In today’s newsletter, we’ll talk about the liberalization of the coal mining industry in India and how it's making news this week.
India is a coal-rich country. It has the world’s fourth-largest reserves, and yet, low domestic production and increased demand forced it to spend Rs. 1.71 lakh crore on importing 235 million tonnes of coal last year.
Seems a bit absurd, doesn’t it? There are reasons, of course. To understand them better, let’s dive into the problems headfirst.
The first problem — Coal India. The government-owned company is a behemoth in its own right and it’s responsible for over 80% of the nation’s domestic production. However, it’s not been the most steadfast whilst meeting production targets. For instance, last September, heavy rains caused its largest mines to flood, and so it was unable to meet demand. However, the problem didn’t start last year. Coal India has been falling short of production targets for a few years now. Clearly, there are some larger issues at play here.
One of them is bureaucracy. State Governments in India have the power to acquire land for coal mining, but in most cases, they are inefficient and inactive. Obtaining environmental and forest clearance is also a very cumbersome task. Another problem is transportation. You mine coal in remote areas and then you’ll have to transport it over long distances to put it to good use. Now trains are the most economical way of transporting coal, but unfortunately, most mines are far removed from rail networks. So you have a double whammy here. There is also a shortage of transportation vehicles due to competing demand from other industries.
All in all, the coal production environment within our country is not exactly optimal. However, demand is expected to increase further with the addition of new thermal power plants and steel mills. So we need to do something. And naturally, the Government decided it was time to allow foreign investment in coal mining. This was last year. But the move didn’t stir up the investment scene as expected.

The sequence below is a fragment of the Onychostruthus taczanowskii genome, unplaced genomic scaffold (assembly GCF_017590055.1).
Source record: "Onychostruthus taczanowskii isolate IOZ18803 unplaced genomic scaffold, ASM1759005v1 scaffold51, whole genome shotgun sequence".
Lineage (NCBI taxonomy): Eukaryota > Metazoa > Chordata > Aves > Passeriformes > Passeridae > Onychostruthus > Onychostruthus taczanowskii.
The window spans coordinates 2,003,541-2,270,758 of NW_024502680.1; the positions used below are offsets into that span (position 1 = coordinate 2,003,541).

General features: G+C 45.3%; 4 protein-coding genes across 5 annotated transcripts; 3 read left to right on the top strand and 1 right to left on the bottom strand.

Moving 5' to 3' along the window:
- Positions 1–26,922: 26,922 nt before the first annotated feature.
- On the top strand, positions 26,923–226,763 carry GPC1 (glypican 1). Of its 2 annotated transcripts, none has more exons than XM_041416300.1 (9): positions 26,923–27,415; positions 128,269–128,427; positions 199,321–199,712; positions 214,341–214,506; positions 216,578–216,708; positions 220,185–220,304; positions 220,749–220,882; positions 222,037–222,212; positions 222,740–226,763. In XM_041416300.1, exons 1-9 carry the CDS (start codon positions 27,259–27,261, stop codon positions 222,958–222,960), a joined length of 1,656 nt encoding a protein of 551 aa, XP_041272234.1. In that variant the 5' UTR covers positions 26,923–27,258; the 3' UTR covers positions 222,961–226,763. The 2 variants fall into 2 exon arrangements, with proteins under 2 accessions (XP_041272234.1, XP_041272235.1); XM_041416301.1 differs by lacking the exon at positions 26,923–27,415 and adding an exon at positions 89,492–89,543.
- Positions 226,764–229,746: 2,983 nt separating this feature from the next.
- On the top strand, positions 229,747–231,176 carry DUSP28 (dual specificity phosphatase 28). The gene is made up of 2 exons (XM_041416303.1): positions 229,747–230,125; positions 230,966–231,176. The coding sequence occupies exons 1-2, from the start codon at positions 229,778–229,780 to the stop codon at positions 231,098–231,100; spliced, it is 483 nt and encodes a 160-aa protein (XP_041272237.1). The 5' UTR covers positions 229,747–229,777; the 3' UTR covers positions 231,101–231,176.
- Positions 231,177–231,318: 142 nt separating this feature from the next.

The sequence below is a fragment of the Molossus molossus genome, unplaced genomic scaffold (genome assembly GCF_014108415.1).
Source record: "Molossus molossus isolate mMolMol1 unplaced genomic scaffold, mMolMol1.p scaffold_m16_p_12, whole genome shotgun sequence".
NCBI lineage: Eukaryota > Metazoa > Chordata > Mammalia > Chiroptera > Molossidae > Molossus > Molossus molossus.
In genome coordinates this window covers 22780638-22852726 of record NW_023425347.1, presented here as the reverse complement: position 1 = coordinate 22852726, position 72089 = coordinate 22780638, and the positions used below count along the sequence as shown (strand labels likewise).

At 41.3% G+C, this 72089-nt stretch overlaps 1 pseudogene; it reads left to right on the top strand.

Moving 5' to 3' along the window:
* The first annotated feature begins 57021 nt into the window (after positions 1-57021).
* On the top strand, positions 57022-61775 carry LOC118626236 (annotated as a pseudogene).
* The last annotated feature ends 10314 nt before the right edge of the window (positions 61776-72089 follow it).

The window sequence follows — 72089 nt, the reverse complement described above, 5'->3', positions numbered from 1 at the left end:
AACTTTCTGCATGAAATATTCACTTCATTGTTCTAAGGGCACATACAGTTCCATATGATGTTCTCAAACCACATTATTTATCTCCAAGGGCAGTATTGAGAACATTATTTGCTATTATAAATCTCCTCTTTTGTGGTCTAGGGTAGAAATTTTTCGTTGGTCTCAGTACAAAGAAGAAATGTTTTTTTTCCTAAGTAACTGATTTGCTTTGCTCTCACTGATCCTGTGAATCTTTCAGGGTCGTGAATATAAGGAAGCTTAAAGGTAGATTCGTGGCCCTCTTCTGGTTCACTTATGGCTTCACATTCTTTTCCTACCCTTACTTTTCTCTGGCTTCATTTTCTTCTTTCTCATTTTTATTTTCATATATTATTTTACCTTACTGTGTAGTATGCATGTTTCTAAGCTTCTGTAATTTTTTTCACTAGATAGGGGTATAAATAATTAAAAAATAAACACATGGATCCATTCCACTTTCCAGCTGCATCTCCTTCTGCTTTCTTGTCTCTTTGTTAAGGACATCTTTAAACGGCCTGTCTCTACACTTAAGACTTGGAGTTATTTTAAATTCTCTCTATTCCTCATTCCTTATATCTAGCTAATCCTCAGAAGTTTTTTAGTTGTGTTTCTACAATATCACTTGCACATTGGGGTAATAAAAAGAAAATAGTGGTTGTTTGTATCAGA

This is because state-level clearances are still complicated, and most foreign investors would rather not dive into that mess. Also, the thought of competing with Coal India was off-putting. The company is like the Government’s pampered child. Historically, they’ve been favoured by being granted mines where extraction is easier and cheaper, and the company doesn’t even have to pay for them. But private players have to participate in costly auctions (for mines), and then have to compete with Coal India’s low prices. So it’s unlikely their entrance will suddenly yield tons and tons of coal needed to meet India's demand needs.
Granted Coal India alone is expected to produce one billion tonnes by 2023–24, but that still might not be enough to meet our goals. So there is a greater need to involve private players in coal mining. And now the government is initiating another scheme. It's trying to open up the coal sector completely to all local and global firms. Earlier, mining licences were only offered to companies that used the coal themselves- iron and steel, power and coal washing sectors. Mining for commercial purposes was restricted. Companies also needed to have prior experience in mining in order to bid for coal mining units. But now, any company registered in India can do it. This move will also facilitate the auction of mining units which were cancelled due to the previous restrictions.
Yes, this move, in all likelihood will boost domestic demand, increase Government revenue, generate employment, and help India gain access to sophisticated mining technology used by private players. But the larger than life presence of Coal India will still deter new players from really thriving in the industry. Hell, even the Union Coal Minister Prahlad Joshi said that Coal India will continue to be India’s biggest coal supplier despite the new change in policy. But we suppose the government is now more willing to work together with private players. So that’s definitely a plus.
Unfortunately, Coal India’s unions are unhappy with the prospect of increased competition and are proclaiming that the move is “is against national interest”. And that’s not a plus. So, go figure.
Anyway, that’s it from us. You have a nice day now :)